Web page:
I never thought much about running for President. For most of my life, the White House was out of reach, given my being Jewish. I did have one brush with such a calling when one of my first wife’s many cousins suggested that I should become President of their cousin’s club. I did not throw my hat, maybe it was a yarmulke, into the ring. But now, some 60 years later, the thought crosses my mind. After all, since 2016, the American dream of anyone, however unqualified, becoming President has been realized.

I have looked carefully at the rapidly growing field of Democrats that have announced or are pretty sure to announce and believe that I am a much better choice than any of them. I say this not out of immodesty, but certainty. First of all, I am, by far, the oldest, and that allows me to say, more than any other one, that I can remember when America was really, really a great place to live. I was getting ready for my Bar Mitzvah when Joe Biden was born.

The second qualification is that I have never run for office nor collected a penny in the pursuit of one. Whoops, I need to qualify that; I did run for President of my Senior Class at MIT, but came a close second To Marion Manderson. I thought my campaign slogan – Keep the Campus Clean: Install a New John – was a sure winner.

While I have been a registered Democrat virtually all my voting life, I plan to run as a conservative Liberal Social Democrat on a platform of restoring America to the days when our future and boundaries were limitless. Of course I am speaking only in metaphors. Given that the Planet is finite, we will have to pull in our belts a little, well, maybe a lot. We are using up the Planet’s resources, by any way you want to measure it, at about 1 1/2 times its sustainable capacity. Another way of pointing to the biophysical limitations of the Planet is the idea of Earth Overshoot Day, the day each year we have used up one Earth’s worth of resources, including its capacity to absorb the detritus of humanity’s activities. In 2018, Earth Overshoot Day was celebrated (I don’t think that’s quite the right word) on August 1.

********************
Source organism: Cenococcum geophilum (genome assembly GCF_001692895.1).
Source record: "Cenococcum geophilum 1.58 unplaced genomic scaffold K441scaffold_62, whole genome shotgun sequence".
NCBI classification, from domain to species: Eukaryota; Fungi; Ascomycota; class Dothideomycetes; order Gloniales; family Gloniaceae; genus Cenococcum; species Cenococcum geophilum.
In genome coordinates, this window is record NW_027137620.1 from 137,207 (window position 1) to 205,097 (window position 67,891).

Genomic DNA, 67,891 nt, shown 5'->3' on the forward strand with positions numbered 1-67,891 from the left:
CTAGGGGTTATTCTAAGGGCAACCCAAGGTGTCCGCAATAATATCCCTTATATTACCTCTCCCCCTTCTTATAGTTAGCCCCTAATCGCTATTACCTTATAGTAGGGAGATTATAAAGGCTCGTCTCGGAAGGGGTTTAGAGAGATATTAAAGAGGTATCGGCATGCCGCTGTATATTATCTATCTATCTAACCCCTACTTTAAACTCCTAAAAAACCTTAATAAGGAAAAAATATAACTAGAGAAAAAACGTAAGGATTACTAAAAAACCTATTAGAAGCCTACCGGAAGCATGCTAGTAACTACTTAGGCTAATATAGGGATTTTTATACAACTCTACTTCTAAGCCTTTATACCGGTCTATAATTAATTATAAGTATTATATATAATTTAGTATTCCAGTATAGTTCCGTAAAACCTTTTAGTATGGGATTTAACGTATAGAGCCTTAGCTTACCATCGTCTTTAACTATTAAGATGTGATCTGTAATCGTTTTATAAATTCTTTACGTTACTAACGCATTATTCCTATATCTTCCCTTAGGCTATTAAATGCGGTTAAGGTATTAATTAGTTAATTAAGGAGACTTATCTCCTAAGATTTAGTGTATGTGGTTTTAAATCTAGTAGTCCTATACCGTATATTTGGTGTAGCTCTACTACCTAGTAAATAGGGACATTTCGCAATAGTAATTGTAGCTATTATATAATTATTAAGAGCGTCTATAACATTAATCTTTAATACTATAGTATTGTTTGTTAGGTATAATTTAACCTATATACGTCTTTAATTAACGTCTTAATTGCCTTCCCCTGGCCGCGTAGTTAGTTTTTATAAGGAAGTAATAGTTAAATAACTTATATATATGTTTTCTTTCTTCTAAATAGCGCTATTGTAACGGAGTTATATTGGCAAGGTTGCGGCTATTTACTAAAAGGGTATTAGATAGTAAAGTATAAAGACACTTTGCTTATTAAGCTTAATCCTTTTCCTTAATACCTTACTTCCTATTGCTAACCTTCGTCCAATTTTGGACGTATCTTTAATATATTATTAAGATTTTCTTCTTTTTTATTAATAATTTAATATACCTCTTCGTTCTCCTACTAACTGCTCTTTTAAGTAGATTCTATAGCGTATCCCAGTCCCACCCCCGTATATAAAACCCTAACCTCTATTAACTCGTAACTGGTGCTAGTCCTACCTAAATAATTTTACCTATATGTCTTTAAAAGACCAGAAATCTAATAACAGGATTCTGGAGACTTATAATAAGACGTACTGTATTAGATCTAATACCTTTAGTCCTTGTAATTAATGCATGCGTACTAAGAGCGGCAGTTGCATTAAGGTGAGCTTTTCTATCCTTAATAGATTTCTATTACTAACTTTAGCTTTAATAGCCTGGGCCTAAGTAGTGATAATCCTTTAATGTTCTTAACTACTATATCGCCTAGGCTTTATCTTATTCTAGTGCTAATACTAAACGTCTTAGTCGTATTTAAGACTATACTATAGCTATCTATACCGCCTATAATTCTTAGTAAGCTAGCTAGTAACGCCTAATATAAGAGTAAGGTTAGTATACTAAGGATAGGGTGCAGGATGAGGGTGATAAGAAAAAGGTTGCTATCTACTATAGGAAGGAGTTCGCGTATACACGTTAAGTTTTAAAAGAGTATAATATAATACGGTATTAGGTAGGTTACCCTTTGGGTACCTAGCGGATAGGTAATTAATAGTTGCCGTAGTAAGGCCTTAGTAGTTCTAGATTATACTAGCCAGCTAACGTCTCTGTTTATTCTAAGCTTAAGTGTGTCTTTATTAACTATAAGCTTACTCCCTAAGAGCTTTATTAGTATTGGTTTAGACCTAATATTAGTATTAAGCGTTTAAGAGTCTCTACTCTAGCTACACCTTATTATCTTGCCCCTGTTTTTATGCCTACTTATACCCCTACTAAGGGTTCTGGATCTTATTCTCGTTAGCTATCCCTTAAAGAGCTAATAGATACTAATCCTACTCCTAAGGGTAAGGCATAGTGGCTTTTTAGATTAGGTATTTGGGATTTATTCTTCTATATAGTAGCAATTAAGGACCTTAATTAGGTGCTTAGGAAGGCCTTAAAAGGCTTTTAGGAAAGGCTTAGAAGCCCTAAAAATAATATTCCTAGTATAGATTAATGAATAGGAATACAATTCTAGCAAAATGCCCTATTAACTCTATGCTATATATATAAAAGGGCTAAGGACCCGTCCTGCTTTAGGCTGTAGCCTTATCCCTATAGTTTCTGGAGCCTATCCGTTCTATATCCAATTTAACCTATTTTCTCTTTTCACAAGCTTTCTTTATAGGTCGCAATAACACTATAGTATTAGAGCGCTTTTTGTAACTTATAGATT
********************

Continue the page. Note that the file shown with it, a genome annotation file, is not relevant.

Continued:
My economic plan is to outdo the meager promises of Herbert Hoover (“a chicken in every pot and a car in every garage.“). I promise all will have artificial, cultured hamburgers (no GMOs, of course) every night, and a Tesla behind all three garage doors. We all know that Hoover, an engineer from Stanford, failed miserably, but I will not, having my degrees from the real engineering school, MIT.

Having observed the folly of building a fence of concrete and steel, I will maintain our porous borders using a much more effective solution, the invisible fence. It has kept my several golden retrievers safe within my yard for years. I plan to replace NAFTA with a new treaty that requires our neighbors, Canada and Mexico, to equip everyone attempting to approach the border with a collar, just like those used to shock dogs to learn not to cross the invisible, buried fenceline.

Having laid out the key planks of my platform, I will step back and consider whether to run or not in the next few weeks. I will be asking for guidance from a number of very experienced Americans and I eagerly await their responses. You will certainly recognize some of their names: Mike Dukakis, Al Gore, John Kerry, Hillary Clinton. I note with pride that two of these come from my home state, Massachusetts.

My website will be up in a few weeks. You will be able to donate there, but please no amounts greater than $4.99. You will also be able to visit the shop and buy all sorts of campaign paraphernalia, bearing my catchy slogan logo: Tired, Yet Relentless; Against New Taxes (TYRANT). My ears are open and my hearing aids are on. Let me hear from you.

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